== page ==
# Square packing in a square Unsolved problem in mathematics:What is the asymptotic growth rate of wasted space for square packing in a half-integer square?(more unsolved problems in mathematics)

Square packing in a square is a packing problem where the objective is to determine how many squares of side one (unit squares) can be packed into a square of side $a$ . If $a$ is an integer, the answer is $a^{2}$ , but the precise, or even asymptotic, amount of wasted space for non-integer $a$ is an open question.

## Small numbers of squares

5 unit squares in a square of side length $2+1/{\sqrt {2}}\approx 2.707$
10 unit squares in a square of side length $3+1/{\sqrt {2}}\approx 3.707$

The smallest value of $a$  that allows the packing of $n$  unit squares is known when $n$  is a perfect square (in which case it is ${\sqrt {n}}$ ), as well as for $n={}$ 2, 3, 5, 6, 7, 8, 10, 13, 14, 15, 24, 34, 35, 46, 47, and 48. For most of these numbers (with the exceptions only of 5 and 10), the packing is the natural one with axis-aligned squares, and $a$  is $\lceil {\sqrt {n}}\rceil$ . The figure shows the optimal packings for 5 and 10 squares, the two smallest numbers of squares for which the optimal packing involves tilted squares.

The smallest unresolved case involves packing 11 unit squares into a larger square. 11 unit squares cannot be packed in a square of side less than $\textstyle 2+2{\sqrt {4/5}}\approx 3.789$ . By contrast, the tightest known packing of 11 squares is inside a square of side length approximately 3.877084, slightly improving a similar packing found earlier by Walter Trump.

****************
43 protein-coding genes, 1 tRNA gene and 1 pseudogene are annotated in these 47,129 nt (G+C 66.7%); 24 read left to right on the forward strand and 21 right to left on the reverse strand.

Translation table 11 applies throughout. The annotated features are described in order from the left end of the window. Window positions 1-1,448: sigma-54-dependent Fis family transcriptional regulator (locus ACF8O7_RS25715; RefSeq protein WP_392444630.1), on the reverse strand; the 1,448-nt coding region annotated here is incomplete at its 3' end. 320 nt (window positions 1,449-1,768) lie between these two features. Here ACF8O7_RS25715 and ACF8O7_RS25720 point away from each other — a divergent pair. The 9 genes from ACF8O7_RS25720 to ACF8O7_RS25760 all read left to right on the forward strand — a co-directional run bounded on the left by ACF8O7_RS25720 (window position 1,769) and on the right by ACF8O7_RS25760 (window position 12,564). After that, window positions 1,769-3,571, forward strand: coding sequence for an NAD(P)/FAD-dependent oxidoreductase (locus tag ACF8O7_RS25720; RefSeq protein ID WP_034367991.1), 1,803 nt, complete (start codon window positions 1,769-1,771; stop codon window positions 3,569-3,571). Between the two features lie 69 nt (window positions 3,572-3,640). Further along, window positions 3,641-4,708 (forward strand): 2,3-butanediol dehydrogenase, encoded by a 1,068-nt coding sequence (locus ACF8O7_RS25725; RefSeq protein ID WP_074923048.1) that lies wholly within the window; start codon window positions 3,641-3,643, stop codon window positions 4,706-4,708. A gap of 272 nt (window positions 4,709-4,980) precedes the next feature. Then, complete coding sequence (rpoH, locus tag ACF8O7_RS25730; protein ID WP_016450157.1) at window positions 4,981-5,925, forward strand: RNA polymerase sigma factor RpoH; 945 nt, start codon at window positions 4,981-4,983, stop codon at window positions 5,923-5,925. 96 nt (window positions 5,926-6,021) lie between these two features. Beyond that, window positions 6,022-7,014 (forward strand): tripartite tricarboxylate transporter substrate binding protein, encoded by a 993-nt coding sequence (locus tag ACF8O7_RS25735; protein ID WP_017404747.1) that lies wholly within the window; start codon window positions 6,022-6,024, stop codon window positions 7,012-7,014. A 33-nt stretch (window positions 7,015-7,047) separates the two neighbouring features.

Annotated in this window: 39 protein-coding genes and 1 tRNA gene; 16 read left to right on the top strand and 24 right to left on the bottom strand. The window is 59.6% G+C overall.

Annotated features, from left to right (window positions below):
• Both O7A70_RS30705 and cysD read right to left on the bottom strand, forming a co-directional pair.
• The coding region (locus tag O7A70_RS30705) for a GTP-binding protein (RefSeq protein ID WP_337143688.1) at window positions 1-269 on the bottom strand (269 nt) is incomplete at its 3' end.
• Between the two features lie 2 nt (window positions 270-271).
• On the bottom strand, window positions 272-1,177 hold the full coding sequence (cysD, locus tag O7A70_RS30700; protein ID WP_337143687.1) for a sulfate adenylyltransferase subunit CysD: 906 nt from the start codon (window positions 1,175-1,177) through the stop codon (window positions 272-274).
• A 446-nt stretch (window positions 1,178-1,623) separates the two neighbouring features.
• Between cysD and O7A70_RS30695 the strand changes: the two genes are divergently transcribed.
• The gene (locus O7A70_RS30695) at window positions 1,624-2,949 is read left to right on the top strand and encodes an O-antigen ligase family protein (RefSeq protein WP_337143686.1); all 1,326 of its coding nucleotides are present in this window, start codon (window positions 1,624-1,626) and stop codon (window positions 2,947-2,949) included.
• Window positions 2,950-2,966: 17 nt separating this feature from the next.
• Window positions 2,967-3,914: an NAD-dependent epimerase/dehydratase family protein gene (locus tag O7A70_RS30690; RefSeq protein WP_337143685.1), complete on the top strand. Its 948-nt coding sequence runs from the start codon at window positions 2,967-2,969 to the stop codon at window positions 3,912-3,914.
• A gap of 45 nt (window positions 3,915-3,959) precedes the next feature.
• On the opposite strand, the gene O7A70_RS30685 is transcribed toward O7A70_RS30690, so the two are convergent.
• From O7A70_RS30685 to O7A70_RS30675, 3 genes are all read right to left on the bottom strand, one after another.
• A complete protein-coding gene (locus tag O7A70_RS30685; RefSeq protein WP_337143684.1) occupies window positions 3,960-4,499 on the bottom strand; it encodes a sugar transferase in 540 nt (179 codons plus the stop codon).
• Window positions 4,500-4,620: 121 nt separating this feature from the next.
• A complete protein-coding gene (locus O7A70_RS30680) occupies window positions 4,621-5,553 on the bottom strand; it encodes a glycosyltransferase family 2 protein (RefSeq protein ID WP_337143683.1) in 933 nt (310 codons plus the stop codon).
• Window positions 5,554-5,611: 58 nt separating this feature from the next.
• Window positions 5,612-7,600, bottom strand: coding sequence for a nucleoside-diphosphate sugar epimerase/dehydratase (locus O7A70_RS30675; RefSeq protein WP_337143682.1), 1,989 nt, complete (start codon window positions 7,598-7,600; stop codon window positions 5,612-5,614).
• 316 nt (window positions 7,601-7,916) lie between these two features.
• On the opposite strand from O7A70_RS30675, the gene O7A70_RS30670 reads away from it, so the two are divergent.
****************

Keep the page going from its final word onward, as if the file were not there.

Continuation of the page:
## Asymptotic results

For larger values of the side length $a$ , the exact number of unit squares that can pack an $a\times a$  square remains unknown. It is always possible to pack a $\lfloor a\rfloor \times \lfloor a\rfloor$  grid of axis-aligned unit squares, but this may leave a large area, approximately $2a(a-\lfloor a\rfloor )$ , uncovered and wasted. Instead, Paul Erdős and Ronald Graham showed that for a different packing by tilted unit squares, the wasted space could be significantly reduced to $o(a^{7/11})$  (here written in little o notation). In an unpublished manuscript, Graham and Fan Chung further reduced the wasted space, to $O(a^{3/5})$ . However, as Klaus Roth and Bob Vaughan proved, all solutions must waste space at least $\Omega {\bigl (}a^{1/2}(a-\lfloor a\rfloor ){\bigr )}$ . In particular, when $a$  is a half-integer, the wasted space is at least proportional to its square root. The precise asymptotic growth rate of the wasted space, even for half-integer side lengths, remains an open problem.

Some numbers of unit squares are never the optimal number in a packing. In particular, if a square of size $a\times a$  allows the packing of $n^{2}-2$  unit squares, then it must be the case that $a\geq n$  and that a packing of $n^{2}$  unit squares is also possible.